Spoke Magazine


Posted by Caleb Smith on Wednesday June 16 2010

Jimbo Allan just pointed me to this piece that Queenstown newspaper Mountain Scene did on the whole Skyline gondola access issue. They talk to the man. Read full story below.

Skyline Enterprises boss Jeff Staniland says the company’s looking at trialling access this summer to its Bob’s Peak cableway if a feasibility study stacks up.
The only gondola access allowed now is during mornings till 11am for clients of mountain bike company Vertigo – their bikes go up on a service cart.
Staniland: “We’re always getting people asking and we thought it was time to relook at it.”
There’s a “reasonable chance” Skyline will confirm a trial, starting October, after an eight-week feasibility study, Staniland says.
Providing mountain bike access would cost a few hundred thousand dollars, he estimates.
Staniland says the main challenge will be getting mountain bikes onto gondolas and providing alternative bottom and top terminal access.
“They can’t go through the ordinary [bottom terminal] queue.”
It’s likely the bikes will be clipped onto gondolas.
“We can’t put them in the gondolas or hang them underneath. If you’ve got a big queue of diners wanting to get on, a big number of mountain bikers, how do you manage the two?”
It might be that mountain bikers couldn’t ride on busy public holidays like New Years’ Day, he says.
Rainy days, because of the mud that bikes would drag through, might also be off-limits. Staniland says the other issue is pricing.
“It would be interesting to know what the real demand’s like. A lot of those mountain bikers have very little money but they’ll have a $10,000 downhill bike.”
Any arrangement is likely to involve day, multi-day and season passes.
Staniland’s comments are a turnaround from last September when then Skyline boss Ken Matthews – now company chairman – told Mountain Scene: “Mountain bikers and bikes don’t make a good mix for our other business, our other visitors.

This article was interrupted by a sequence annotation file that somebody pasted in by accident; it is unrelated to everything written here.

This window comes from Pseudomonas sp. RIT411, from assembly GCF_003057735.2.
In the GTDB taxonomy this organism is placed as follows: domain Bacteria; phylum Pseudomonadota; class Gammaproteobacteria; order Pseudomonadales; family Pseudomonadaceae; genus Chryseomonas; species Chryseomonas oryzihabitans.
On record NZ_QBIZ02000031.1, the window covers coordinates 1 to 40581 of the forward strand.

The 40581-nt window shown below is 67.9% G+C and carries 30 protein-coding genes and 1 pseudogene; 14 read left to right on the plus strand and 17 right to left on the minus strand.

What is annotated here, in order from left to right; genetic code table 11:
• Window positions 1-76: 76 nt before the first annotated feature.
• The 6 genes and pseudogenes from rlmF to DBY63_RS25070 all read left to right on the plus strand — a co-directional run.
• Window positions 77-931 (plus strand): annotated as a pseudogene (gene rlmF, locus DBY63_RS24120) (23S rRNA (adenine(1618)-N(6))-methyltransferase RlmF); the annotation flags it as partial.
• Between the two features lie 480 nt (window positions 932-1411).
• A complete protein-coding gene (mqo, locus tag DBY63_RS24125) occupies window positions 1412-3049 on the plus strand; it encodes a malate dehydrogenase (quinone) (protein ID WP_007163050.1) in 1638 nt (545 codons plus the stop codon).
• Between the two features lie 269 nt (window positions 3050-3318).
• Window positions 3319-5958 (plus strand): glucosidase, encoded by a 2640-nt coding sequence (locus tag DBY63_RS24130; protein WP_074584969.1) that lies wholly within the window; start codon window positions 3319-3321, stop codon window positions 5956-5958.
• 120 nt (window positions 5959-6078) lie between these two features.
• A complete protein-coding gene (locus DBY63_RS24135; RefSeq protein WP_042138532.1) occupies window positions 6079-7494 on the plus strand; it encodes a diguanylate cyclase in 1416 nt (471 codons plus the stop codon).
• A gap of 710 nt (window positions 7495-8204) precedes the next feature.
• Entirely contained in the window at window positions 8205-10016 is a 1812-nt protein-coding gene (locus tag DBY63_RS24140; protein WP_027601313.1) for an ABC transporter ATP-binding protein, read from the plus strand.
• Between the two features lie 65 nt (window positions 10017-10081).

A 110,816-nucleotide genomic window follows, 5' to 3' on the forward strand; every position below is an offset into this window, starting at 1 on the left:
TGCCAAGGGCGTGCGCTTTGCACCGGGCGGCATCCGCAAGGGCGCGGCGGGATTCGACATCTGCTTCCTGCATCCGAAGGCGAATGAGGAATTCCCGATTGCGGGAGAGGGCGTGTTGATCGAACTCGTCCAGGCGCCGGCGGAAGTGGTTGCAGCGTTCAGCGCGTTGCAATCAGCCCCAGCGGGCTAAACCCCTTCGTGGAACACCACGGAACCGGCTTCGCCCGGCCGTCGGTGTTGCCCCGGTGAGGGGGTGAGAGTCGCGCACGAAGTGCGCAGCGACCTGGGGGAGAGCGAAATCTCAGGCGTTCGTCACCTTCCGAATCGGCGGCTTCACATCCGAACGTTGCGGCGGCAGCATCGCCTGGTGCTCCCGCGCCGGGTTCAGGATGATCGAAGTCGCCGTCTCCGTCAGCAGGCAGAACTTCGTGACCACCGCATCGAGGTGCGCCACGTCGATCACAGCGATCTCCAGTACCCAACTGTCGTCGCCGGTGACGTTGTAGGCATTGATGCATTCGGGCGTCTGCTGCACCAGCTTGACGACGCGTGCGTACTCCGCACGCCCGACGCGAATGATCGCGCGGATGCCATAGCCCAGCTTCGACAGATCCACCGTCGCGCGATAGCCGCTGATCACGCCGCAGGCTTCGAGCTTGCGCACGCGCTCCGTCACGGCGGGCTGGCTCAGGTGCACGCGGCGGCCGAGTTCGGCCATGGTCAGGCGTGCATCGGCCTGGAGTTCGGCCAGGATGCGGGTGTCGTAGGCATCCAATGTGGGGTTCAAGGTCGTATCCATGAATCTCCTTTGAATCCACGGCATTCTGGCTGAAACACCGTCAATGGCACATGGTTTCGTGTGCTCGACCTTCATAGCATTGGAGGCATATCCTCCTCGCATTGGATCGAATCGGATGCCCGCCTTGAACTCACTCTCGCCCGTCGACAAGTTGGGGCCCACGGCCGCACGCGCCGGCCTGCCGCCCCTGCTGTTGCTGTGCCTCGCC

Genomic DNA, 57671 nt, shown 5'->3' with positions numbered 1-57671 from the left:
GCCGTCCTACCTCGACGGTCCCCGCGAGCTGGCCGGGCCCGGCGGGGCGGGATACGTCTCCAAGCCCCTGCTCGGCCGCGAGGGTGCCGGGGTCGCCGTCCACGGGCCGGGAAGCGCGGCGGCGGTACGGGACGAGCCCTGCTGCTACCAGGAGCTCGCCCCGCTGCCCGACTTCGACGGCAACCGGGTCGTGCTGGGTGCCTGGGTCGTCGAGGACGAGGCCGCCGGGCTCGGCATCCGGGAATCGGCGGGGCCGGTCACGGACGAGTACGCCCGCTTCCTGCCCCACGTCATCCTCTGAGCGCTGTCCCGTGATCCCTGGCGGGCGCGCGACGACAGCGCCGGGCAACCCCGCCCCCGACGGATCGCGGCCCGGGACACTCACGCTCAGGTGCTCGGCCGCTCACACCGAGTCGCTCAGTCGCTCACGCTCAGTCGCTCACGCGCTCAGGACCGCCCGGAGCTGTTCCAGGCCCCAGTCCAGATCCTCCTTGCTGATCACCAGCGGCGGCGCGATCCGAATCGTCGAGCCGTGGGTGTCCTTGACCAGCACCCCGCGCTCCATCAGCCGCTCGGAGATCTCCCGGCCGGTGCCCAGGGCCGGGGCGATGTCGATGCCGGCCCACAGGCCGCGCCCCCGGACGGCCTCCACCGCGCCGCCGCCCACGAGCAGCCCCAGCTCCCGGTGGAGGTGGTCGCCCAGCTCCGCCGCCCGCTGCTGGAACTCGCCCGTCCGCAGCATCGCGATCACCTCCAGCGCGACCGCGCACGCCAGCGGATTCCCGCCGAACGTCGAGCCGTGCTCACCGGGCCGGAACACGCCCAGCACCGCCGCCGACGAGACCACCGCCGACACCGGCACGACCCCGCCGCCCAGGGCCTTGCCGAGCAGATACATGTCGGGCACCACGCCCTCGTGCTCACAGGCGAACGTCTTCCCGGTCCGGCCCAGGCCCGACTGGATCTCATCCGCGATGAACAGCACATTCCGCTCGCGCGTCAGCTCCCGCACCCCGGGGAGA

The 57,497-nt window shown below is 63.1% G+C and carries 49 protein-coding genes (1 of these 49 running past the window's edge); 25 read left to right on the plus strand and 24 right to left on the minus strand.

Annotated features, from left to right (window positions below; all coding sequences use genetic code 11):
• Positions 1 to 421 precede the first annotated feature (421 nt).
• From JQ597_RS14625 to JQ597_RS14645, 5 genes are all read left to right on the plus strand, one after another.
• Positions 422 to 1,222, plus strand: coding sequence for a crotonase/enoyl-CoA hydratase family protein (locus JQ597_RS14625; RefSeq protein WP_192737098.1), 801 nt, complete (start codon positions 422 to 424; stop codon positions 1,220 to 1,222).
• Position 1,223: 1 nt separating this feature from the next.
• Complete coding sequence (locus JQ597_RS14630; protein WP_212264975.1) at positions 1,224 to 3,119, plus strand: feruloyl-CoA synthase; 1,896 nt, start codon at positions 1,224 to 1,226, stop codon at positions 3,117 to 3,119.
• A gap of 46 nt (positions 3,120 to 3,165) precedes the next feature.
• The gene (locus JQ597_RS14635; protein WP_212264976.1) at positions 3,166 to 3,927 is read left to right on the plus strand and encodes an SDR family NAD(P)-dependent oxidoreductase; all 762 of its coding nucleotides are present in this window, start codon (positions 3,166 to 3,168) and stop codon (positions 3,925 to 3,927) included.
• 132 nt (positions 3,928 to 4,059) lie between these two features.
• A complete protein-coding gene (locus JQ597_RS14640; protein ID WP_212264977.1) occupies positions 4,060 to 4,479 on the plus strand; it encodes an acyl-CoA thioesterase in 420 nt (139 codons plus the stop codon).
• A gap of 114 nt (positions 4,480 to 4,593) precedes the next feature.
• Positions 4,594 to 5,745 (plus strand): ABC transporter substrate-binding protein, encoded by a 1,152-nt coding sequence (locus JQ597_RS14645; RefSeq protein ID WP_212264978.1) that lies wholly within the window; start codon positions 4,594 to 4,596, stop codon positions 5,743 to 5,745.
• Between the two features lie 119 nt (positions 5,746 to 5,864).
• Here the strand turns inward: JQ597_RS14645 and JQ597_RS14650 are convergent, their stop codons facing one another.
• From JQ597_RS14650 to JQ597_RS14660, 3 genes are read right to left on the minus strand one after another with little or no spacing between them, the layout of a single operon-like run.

“We’re not set up to handle it in volume and we’ve maintained that view for quite some years and will continue to do so.”

Vertigo owner Tim Ceci (left) says summer mountain biking would join bungy, jetboating and rafting as Queenstown’s “big activities” if gondola access gets the green light.

“It’s going to be huge for the town.”

Bob’s Peak has six official downhill trails and a dozen unofficial ones, but there’d need to be more track development to cater for less extreme riders, Ceci says.

“The new face of town will be a full face in goggles.”

NZSki closed down a summer mountain bike operation on Coronet Peak last summer, citing lack of commercial viability and disruption to pre-winter capital works.

NZSki charged $249 for a two-month adult pass during the 2008/2009 summer.”

  • http://www.bullermtb.com Adam

    I think they’d be surprised at the number of mountain bikers who do spend money on more than just their bikes.

    I know myself and a number of people in the group I ride with spend quite a bit of mtb tourism.

    Not saying we’re uber wealthy but I’ve done 4 heli trips, countless over night missions to Hanmer/Nelson including a week in Queenstown.

    Give us intensives to travel and we’ll do it! I’d travel to Queenstown again for a new experience.

  • Paul

    We recently did a trip to NZ from west oz and were really surprised that there was a gondola operating right next to some insane downhill runs but it wasnt available. We would have stayed at least a couple more days if there was another way up the hill that didnt involve such a big climb and Queenstown would have got a bigger portion of our ‘tourist bucks’ as a result. QT seems so mountain bike friendly other than the gondola issue.

  • Mike

    The powers that be only need to take a look at the set-up at Whistler to work out that this should be a no-brainer. I’ve heard that they now have more summer visitors to the region following development of the downhill MTB park (with associated accomodation and retailling opportunities etc) than they do in winter for the traditional ski season